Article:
17. At times my own mind and energy field gets clouded by influences, thoughts and emotions from other people, so I have to work extra hard in keeping my space, and keeping myself clear. That’s why I began teaching the energy clearing, shielding and flow work — influenced by my spiritual practice and shamanic/healer training.
18. I detest online marketers as a rule, and find it sad when otherwise well-meaning and intelligent people fall prey to using their lame tactics in their own work. Anything you borrow from the majority of these marketers — especially “swipe copy” and promo strategies — pretty much always sucks. You can smell it from a mile away.
19. I’ve been honing my own brand of self aligned, purpose-driven and effective business practices that abide by a strict moral code, and lean towards selling themselves. I use this in my own work and in consulting with clients. It works better for the audiences we work with, and it feels good.
20. I’m completely self made, and didn’t have special social-class advantages, inherited wealth or family connections. My parents had working class jobs, and worked their asses off pretty much their entire lives, though they are unusually spiritual, independent-minded and intelligent.
21. I run my own business, and have received the majority of my income from my own sweat and tears since starting it in 2008. I do interactive media consulting and development for really cool conscious clients working to make the world a better place. It’s a lot of pressure, and it’s crazy sometimes, but it’s also rewarding. Everyone works remotely, and I’ve been working hard to build it into a true “freedom business” for a while. I’m getting closer.
22. I also make a small income from my writing and teaching work, and other occasional affiliations. My ultimate goal is to grow all these aspects of my work to the point where I can do whatever I want, whenever I want. I’m getting slowly closer to that goal, but nowhere near it yet. Patience is a practice…
23. I’m a really horrible employee — I hate being told what to do, and I thrive on making my own rules. I’ve been fired from tons of crappy jobs, and not counting a couple short part-time service industry gigs and a brief full-time stint in the Reality TV industry, I’ve been self-employed since leaving my cushy job at the world’s second largest law firm in 2001.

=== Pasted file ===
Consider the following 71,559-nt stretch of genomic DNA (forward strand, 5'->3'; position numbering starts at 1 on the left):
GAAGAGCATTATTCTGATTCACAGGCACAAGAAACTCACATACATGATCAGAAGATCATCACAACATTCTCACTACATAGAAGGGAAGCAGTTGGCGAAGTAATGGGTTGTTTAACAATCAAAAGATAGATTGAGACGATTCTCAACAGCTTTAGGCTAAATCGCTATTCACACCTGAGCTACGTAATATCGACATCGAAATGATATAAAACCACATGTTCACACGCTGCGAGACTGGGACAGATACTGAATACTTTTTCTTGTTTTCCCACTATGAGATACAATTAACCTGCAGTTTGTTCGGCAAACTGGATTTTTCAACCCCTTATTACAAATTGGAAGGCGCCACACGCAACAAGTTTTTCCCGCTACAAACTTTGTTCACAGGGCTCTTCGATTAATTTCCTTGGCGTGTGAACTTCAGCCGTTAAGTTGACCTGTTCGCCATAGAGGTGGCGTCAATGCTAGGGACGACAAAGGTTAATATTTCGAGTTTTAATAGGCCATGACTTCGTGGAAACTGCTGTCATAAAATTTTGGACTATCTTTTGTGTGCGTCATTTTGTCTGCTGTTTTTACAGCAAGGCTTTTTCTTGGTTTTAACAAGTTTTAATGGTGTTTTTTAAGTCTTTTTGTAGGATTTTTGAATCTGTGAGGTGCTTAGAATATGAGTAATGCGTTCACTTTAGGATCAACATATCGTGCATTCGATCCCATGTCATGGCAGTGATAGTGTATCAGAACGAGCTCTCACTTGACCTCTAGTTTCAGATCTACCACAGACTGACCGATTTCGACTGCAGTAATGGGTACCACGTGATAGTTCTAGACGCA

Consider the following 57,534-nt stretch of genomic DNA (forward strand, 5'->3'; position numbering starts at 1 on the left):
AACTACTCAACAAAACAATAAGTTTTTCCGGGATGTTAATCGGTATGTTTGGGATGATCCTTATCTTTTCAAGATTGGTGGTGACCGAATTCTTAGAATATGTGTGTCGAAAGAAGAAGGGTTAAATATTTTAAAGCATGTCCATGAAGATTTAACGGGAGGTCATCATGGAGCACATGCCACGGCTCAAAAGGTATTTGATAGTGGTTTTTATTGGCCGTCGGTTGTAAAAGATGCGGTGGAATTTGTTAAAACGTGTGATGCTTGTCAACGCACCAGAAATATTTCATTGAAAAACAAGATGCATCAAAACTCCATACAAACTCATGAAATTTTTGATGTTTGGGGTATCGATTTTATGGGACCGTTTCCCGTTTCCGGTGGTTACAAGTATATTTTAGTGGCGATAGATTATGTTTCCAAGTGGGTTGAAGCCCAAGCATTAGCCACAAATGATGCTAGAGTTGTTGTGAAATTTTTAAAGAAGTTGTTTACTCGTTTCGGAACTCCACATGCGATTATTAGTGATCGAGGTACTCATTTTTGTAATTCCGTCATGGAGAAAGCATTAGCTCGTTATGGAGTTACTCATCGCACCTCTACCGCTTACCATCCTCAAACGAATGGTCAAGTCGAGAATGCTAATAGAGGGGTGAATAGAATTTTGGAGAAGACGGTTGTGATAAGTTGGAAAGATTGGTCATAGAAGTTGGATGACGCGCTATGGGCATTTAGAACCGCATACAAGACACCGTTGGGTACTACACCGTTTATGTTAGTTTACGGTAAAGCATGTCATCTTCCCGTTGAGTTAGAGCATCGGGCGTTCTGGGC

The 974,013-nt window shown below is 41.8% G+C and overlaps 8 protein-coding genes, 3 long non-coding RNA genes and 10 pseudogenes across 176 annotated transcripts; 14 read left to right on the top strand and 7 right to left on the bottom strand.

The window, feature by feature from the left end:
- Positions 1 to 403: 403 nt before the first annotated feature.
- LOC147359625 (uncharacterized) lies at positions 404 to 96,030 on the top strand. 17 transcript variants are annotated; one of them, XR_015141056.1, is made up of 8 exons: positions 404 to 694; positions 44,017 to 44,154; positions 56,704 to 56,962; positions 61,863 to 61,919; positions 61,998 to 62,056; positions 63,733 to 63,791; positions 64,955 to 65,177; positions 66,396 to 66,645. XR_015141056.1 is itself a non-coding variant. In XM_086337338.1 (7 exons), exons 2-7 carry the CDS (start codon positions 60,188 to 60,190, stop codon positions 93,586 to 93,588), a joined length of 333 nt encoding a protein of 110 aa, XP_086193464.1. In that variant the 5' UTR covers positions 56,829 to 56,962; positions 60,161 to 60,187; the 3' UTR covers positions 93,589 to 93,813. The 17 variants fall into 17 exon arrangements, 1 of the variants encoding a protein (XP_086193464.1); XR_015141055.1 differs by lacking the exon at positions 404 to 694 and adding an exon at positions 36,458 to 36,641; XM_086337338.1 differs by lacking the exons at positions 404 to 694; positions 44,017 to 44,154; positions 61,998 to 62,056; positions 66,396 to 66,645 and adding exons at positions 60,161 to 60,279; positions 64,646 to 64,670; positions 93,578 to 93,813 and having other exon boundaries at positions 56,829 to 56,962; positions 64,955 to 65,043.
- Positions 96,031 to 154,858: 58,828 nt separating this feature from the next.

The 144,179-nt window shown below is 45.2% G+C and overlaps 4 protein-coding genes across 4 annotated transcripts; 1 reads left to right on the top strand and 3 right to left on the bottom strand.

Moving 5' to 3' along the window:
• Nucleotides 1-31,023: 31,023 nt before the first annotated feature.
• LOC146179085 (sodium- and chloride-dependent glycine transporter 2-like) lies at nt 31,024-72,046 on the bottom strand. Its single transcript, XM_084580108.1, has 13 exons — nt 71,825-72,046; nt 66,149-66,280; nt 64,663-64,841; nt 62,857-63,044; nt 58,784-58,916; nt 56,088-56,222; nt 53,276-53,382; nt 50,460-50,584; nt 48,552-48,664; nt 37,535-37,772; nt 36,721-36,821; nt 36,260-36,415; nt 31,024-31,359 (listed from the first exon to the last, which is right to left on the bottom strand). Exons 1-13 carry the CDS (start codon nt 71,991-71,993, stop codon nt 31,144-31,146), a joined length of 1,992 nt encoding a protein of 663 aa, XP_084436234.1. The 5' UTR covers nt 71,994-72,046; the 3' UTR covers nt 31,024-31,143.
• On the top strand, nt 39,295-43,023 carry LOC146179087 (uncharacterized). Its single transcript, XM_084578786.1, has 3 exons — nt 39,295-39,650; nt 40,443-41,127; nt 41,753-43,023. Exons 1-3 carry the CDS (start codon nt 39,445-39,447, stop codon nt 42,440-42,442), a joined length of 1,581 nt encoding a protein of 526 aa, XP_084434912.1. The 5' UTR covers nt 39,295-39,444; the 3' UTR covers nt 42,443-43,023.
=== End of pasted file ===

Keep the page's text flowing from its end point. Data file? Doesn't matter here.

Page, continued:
24. I’m suspicious of politicians and government in general, and don’t associate with any political party. I think the majority of politicians are self-serving, disingenuous, power-hungry bureaucrats working through an innately corrupt system. The false illusion of representative government in the US was originally created by an equally power-hungry elite that sought to maintain control, and limit the influence of the masses as much as possible, within a loosely democratic framework.
25. I hate the fact that I’m forced to pay taxes to an inherently corrupt government that uses about half of all money it collects to fund the most advanced killing machine of all time, instead of actually working to make a better world. I fully support the Occupy Wall Street and related movements around the country and worldwide. HuffPost has some great coverage and an OWS Liveblog. I still love this great land, and I’m grateful every day for the freedoms and opportunity we do have here.
26. I was heavily involved with Indymedia in my early-mid twenties in New York — covering the anti-corporate globalization movement, and related social justice movements there and abroad. I was a cameraman and independent media producer, and did a lot of crazy sh*t like running around interrogating undercover cops in protests, and dumpster diving meals with fellow anarchists in SoHo.